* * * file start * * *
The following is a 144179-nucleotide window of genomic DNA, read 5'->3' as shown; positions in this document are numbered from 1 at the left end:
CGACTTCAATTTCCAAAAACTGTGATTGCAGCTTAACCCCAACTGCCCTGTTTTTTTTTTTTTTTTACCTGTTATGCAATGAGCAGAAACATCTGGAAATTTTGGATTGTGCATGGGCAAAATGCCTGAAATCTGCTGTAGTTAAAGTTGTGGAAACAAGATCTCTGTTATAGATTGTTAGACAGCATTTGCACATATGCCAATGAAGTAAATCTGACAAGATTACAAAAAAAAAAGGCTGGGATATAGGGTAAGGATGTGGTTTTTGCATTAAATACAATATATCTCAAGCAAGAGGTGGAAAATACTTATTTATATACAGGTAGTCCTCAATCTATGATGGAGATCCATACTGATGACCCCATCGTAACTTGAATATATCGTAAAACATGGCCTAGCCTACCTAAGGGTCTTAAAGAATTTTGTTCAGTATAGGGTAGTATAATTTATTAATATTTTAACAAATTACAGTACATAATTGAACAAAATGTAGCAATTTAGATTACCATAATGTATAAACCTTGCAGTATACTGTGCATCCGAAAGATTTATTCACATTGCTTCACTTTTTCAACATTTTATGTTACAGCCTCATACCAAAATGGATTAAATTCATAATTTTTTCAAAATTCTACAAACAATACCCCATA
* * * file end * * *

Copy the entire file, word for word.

The following is a 144179-nucleotide window of genomic DNA, read 5'->3' as shown; positions in this document are numbered from 1 at the left end:
CGACTTCAATTTCCAAAAACTGTGATTGCAGCTTAACCCCAACTGCCCTGTTTTTTTTTTTTTTTTACCTGTTATGCAATGAGCAGAAACATCTGGAAATTTTGGATTGTGCATGGGCAAAATGCCTGAAATCTGCTGTAGTTAAAGTTGTGGAAACAAGATCTCTGTTATAGATTGTTAGACAGCATTTGCACATATGCCAATGAAGTAAATCTGACAAGATTACAAAAAAAAAAGGCTGGGATATAGGGTAAGGATGTGGTTTTTGCATTAAATACAATATATCTCAAGCAAGAGGTGGAAAATACTTATTTATATACAGGTAGTCCTCAATCTATGATGGAGATCCATACTGATGACCCCATCGTAACTTGAATATATCGTAAAACATGGCCTAGCCTACCTAAGGGTCTTAAAGAATTTTGTTCAGTATAGGGTAGTATAATTTATTAATATTTTAACAAATTACAGTACATAATTGAACAAAATGTAGCAATTTAGATTACCATAATGTATAAACCTTGCAGTATACTGTGCATCCGAAAGATTTATTCACATTGCTTCACTTTTTCAACATTTTATGTTACAGCCTCATACCAAAATGGATTAAATTCATAATTTTTTCAAAATTCTACAAACAATACCCCATA